Q: What is your definition of “herb”?
A: Words mean different things in different contexts. Sometimes “herb” means marijuana. If we’re talking botany, it means a non-woody plant. In the kitchen, it’s usually aromatic leaves used it a small quantity to season a dish. When it comes to herbal remedies, I think of it as meaning a relatively low-tech preparation made from plant material. Within my practice as an herbalist, though, I also use a few other basics – salt, honey, water, clay. They aren’t plants, but they fit within kitchen medicine.
The main reason this question comes up is because I’ll mention apple or cabbage or something in an herb class and folks stop me and say “Wait a minute! That’s not an herb, that’s a food!” Ok. I guess I don’t see any reason to draw a line between food and herb. When someone is hungry and eating something because it will fill their belly, it’s a food. When they are eating it with the intention to create a shift in their health, it’s an herb.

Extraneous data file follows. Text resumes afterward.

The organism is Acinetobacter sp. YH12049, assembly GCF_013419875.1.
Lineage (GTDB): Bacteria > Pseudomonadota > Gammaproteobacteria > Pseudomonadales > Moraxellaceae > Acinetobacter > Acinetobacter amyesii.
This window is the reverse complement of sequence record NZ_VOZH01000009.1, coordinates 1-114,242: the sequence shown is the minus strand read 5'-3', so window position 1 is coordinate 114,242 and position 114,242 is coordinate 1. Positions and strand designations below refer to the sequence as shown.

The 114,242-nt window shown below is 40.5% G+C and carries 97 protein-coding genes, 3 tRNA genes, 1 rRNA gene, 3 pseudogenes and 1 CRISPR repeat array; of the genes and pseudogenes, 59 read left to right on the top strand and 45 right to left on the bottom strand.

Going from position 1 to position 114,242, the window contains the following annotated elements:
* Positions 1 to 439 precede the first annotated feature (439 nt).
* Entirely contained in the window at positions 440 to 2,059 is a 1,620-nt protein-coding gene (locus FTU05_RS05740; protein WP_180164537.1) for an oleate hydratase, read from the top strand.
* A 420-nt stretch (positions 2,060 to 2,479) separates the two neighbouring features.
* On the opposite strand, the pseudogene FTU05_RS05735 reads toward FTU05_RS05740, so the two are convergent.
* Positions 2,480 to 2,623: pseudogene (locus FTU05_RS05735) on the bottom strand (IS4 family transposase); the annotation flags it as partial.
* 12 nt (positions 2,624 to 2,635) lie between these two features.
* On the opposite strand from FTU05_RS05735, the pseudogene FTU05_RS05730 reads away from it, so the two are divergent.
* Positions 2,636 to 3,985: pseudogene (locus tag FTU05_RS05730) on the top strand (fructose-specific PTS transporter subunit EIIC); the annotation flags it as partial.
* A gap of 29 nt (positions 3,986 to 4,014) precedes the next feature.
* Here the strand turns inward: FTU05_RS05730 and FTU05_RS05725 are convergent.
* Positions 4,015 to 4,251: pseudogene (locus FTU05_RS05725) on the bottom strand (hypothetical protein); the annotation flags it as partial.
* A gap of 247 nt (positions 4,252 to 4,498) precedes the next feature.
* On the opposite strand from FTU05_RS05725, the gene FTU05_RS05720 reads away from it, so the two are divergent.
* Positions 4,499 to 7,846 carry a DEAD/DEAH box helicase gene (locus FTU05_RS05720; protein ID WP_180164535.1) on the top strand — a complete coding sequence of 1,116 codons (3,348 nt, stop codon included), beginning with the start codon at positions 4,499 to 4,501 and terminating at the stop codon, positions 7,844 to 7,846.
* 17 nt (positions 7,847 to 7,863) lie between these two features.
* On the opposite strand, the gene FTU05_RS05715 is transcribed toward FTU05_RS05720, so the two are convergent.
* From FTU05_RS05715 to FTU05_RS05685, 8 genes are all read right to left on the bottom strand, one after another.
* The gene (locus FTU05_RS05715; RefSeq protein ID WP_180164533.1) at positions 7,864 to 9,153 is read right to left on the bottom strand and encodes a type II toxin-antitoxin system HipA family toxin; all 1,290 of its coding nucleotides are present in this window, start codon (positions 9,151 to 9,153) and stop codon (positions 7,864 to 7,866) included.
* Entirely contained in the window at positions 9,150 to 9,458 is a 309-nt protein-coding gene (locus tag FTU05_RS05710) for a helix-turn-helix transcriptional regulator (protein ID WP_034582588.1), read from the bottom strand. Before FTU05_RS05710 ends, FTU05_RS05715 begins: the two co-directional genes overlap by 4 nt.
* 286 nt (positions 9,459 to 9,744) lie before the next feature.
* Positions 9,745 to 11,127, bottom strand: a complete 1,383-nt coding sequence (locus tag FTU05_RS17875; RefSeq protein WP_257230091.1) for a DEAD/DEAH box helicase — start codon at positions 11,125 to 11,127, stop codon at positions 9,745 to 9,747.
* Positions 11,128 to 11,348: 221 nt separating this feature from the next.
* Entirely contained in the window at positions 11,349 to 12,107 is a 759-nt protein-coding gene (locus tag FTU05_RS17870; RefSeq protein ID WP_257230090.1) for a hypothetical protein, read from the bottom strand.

And then there’s phytotherapy and pharmaceuticals derived from plants. Do I consider pills of standardized extracts to be herbs? Sort of, not really. Part of what’s important to me about herbalism is the connection to real living beings and relating with them directly. I love harvesting from living plants, bringing them into my home and creating delicious medicine with my own hands. So, if you don’t mind, I’m going to get back to my potions. I’ve got barberries and corn silk to tend to.

p.p1 {margin: 0.0px 0.0px 0.0px 0.0px; font: 12.0px Helvetica; color: #454545}
p.p2 {margin: 0.0px 0.0px 0.0px 0.0px; font: 12.0px Helvetica; color: #454545; min-height: 14.0px}

Leave a Reply

Your email address will not be published. Required fields are marked *